Women in Mongolia face a “double burden” that limits their participation in the labor market and affects their ability to pursue high-skilled jobs. Women’s lower labor market participation can be attributed to their disproportionate responsibility for unpaid domestic and caregiving work, gender segregation in higher-paying occupations, earlier retirement age for women, and deep-rooted social norms and gender stereotypes. Working women in Mongolia spend approximately three times more on caregiving duties and household chores than working men, and account for 75.9% of non-paid work in family-owned businesses.
Despite having higher educational attainment than men, Mongolian women are less likely to be active in the labor market and earn less than men on average. As of 2019, the labor force participation rate for women with master- or bachelor-level degrees was 17.1 and 16.8 percentage points lower than for men, respectively, and the national average monthly wage was 19.7% higher for men than for women.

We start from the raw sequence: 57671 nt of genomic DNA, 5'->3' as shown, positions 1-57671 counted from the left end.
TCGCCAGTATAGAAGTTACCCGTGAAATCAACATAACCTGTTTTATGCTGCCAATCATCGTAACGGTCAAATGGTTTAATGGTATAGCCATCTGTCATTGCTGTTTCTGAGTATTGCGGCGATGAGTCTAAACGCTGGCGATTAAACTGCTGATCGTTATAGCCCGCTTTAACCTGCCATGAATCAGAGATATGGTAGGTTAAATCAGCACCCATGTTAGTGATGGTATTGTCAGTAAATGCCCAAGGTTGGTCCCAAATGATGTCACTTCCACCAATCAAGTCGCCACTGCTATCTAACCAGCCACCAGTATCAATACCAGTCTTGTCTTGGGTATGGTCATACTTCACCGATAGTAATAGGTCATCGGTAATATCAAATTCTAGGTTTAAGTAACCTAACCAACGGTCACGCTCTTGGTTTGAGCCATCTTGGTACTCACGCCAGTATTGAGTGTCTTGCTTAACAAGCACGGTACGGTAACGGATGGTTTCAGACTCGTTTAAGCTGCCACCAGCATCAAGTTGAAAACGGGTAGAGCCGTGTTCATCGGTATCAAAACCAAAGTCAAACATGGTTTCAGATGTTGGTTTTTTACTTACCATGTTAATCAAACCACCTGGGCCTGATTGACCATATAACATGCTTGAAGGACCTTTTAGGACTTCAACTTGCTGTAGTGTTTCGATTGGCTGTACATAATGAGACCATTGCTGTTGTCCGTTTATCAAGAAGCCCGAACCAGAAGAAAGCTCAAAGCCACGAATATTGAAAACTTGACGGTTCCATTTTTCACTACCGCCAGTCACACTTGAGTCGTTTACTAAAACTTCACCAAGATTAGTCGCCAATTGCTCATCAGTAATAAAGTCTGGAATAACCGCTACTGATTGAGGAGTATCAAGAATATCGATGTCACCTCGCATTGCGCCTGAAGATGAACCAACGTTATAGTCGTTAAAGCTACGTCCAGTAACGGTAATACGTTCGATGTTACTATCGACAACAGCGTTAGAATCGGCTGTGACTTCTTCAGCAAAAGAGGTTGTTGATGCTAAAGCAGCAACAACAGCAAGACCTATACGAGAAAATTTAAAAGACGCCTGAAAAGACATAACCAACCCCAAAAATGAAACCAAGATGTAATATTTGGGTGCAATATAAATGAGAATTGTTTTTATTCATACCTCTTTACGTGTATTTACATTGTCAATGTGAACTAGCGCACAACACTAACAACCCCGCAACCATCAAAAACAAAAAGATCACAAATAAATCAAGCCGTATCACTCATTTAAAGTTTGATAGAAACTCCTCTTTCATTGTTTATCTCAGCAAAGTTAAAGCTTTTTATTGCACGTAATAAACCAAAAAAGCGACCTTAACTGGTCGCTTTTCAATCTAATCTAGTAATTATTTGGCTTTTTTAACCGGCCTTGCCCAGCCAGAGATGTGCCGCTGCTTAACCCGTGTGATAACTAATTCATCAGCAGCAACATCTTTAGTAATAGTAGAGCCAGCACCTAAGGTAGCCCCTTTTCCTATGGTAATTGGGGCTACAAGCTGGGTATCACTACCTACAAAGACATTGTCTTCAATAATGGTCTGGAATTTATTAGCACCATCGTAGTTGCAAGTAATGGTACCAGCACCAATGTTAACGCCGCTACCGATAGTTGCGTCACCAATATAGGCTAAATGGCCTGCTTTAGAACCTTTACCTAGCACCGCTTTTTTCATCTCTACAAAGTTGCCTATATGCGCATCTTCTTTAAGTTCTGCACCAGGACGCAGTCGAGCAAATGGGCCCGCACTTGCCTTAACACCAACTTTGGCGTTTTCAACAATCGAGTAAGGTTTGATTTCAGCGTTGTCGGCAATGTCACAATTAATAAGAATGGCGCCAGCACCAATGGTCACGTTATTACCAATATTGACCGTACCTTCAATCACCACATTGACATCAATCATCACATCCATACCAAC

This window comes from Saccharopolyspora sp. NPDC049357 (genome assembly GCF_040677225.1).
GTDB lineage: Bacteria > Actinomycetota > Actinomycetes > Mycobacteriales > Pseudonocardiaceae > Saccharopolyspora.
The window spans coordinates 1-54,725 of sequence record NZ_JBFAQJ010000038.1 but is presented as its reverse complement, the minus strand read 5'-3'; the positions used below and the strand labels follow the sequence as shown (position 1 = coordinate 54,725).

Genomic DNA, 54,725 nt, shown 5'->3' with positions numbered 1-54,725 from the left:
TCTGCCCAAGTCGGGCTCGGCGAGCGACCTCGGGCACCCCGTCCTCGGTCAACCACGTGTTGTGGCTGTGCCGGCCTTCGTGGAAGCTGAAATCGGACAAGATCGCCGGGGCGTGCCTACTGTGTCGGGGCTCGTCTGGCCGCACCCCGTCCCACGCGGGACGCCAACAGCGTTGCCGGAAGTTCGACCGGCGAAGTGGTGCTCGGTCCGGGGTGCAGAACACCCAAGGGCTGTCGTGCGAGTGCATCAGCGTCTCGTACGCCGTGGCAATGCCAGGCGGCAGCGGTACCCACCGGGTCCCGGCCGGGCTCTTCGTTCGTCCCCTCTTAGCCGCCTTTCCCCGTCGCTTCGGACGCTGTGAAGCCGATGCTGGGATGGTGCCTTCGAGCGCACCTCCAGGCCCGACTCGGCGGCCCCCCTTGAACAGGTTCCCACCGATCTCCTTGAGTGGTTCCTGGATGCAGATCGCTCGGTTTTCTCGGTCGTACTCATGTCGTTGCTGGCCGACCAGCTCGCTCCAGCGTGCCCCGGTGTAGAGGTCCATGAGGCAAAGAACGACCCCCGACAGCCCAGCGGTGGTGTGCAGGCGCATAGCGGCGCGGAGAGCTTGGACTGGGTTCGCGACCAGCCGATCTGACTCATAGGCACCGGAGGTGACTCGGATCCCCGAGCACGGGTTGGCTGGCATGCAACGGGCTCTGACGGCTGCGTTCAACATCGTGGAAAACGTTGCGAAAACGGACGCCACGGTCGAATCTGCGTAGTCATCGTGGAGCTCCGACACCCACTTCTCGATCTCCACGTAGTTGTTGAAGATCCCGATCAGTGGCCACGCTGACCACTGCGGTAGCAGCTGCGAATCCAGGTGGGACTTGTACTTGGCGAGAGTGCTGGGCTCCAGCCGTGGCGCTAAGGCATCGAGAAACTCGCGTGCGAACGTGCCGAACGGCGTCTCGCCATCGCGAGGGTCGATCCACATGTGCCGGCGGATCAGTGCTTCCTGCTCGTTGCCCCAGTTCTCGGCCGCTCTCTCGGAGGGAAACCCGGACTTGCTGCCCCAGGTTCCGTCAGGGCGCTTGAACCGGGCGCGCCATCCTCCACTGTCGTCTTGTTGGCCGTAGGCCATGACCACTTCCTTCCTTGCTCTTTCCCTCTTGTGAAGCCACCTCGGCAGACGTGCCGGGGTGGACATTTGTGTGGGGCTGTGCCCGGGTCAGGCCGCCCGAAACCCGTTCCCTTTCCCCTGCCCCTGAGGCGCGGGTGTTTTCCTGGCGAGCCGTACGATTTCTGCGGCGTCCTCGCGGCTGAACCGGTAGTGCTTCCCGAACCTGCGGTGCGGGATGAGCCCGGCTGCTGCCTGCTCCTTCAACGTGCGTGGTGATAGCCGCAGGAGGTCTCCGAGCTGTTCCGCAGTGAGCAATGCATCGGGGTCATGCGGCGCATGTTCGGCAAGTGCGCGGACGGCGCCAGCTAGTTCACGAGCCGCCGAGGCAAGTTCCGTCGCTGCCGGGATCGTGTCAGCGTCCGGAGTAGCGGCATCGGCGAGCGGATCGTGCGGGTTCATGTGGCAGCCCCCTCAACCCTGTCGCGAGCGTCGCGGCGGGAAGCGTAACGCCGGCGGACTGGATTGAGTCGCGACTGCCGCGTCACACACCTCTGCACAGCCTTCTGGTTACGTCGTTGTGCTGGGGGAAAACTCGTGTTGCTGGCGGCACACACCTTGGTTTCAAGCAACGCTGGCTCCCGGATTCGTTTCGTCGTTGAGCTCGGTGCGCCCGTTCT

In 2019, only 53.4% of working-age women in Mongolia were participating in the labor market, compared to 68.3% of men. The Asian Development Bank estimates show that eliminating gender inequality in Mongolia could increase the female labor force participation rate to 63.2%, which would boost Mongolia’s annual per capita growth rate by 0.5 percentage points. Other countries’ experience show that the female labor force participation rate increases when the time spent on unpaid care work is reduced and shared more equally with men, and when workplace practices and norms are more compatible with gender equality and family-friendly cultures.